Divorce advice: where to get it

 

His and hers boxesThere are plenty of places to get divorce advice when you're splitting up. But the thing to bear in mind is that most of them cost, and the costs can be high.

So think carefully about what advice you need and when: for example, don't waste your precious money relying on a solicitor for emotional support (at up to £400 an hour, it's an expensive way to get therapy).

Where to get divorce advice

  • Solicitor

If you and your spouse can't agree on important points, you'll need a solicitor's help - if nothing else, he or she will be able to prevent you giving up any rights you have because you don't understand the law. But remember, lawyers are expensive, and you should use their time wisely.

  • Mediator

Mediation is becoming more important in UK divorce. A mediator helps you to resolve disputes with your partner without going to court. Mediation can be face-to-face with your partner, and a mediator, or it can be done without you having to be in the same room with your partner at all. Even if the issues you're up against are complex, mediation often works.

  • Counsellor or therapist

Divorce is an extremely painful process to work through, and it can bring up lots of emotional baggage. It's also a time when you'll need to be as strong as you can for your children. All of this means that if you can afford to pay for some extra emotional support, it's an expense well worth considering. Some counsellors specialise in working with people who are going through, or have been through, divorce.

"Some solicitors, like the one I work for, offer initial advice for free. My firm does a free half-hour. It's enough to assess whether you have a need for legal advice and for you to consider the likely cost. A divorce will cost around £1,200-£1,500, with extra for money issues and children issues." Resolution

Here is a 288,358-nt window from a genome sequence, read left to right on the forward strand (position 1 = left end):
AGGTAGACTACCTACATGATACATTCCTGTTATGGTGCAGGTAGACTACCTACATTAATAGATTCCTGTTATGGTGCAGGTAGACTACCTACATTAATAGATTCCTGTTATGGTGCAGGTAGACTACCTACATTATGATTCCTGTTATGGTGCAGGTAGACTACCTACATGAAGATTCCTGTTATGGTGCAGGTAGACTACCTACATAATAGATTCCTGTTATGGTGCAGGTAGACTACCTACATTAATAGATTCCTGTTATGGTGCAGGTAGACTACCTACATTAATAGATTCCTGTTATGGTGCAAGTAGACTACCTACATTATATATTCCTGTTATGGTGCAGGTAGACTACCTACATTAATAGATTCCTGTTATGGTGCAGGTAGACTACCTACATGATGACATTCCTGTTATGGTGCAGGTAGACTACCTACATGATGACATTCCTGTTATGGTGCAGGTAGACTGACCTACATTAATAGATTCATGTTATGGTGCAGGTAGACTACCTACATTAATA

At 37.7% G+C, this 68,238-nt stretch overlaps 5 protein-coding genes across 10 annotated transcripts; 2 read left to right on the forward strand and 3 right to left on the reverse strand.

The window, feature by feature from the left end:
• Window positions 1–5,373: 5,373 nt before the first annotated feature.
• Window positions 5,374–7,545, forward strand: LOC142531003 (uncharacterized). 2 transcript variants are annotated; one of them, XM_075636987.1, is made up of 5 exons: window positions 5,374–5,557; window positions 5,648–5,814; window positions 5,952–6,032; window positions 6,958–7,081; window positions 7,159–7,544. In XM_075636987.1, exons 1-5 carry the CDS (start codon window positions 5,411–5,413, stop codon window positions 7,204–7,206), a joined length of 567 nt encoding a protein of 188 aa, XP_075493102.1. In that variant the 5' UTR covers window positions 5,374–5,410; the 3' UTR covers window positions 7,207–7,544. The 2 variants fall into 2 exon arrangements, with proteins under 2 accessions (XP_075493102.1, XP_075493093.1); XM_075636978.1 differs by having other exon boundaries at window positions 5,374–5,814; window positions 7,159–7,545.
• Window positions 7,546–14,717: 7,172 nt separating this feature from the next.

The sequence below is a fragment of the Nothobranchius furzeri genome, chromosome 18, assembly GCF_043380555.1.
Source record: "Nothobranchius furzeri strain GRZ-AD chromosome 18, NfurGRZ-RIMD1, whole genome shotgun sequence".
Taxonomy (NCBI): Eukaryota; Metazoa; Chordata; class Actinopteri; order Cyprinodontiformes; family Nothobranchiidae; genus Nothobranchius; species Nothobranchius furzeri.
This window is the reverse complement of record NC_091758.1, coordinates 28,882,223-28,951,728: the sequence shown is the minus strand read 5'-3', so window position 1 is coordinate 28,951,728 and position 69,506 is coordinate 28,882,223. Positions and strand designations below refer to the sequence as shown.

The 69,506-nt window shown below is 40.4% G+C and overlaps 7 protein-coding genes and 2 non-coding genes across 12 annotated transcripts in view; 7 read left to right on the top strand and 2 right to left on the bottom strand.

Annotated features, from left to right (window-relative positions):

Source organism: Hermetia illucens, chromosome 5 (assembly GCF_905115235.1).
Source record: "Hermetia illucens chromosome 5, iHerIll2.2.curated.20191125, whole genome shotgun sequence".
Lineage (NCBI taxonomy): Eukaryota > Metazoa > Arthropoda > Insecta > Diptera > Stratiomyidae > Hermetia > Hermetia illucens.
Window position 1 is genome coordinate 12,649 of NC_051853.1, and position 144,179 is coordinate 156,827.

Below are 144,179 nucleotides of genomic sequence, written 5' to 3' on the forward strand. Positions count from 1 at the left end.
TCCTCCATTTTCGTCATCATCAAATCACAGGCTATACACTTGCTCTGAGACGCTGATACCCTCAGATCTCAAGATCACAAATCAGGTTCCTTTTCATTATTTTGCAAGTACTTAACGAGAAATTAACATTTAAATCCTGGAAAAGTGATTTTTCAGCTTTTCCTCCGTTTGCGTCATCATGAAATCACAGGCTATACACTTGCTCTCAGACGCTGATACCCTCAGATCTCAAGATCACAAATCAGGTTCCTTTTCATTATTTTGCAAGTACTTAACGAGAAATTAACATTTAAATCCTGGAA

• Citizens Advice

Relationship issues, especially around divorce, are one of the top five topics people call Citizens Advice about, so its staff has plenty of experience. It offers free, independent, confidential, impartial advice, proffered by trained volunteers. Have a look at its website first, as they have information there, too.

  • Child Support Agency

The CSA is the government's child maintenance service. It assesses and collects payments for under-16s (under-19s in full-time education). If your marriage has ended, and your children are living with you, you can use the CSA to work out how much child maintenance should be paid, to collect the payments, and to take enforcement action if payments aren't made.

  • Gingerbread

The charity Gingerbread provides advice and practical support for single parents. It has a helpline and an impressive range of factsheets on everything from how to change your child's name to organising holidays, as well as all the bread-and-butter stuff about benefits and contact.

  • Mumsnet

It goes without saying - but let's say it anyway - that the Mumsnet Talk boards are blessed with a plethora of threads on everything to do with divorce and single parenting. You can save yourself a lot of time on practical issues, and get a hefty helping of empathy and emotional support thrown in.

Last updated: 17-May-2013 at 3:54 PM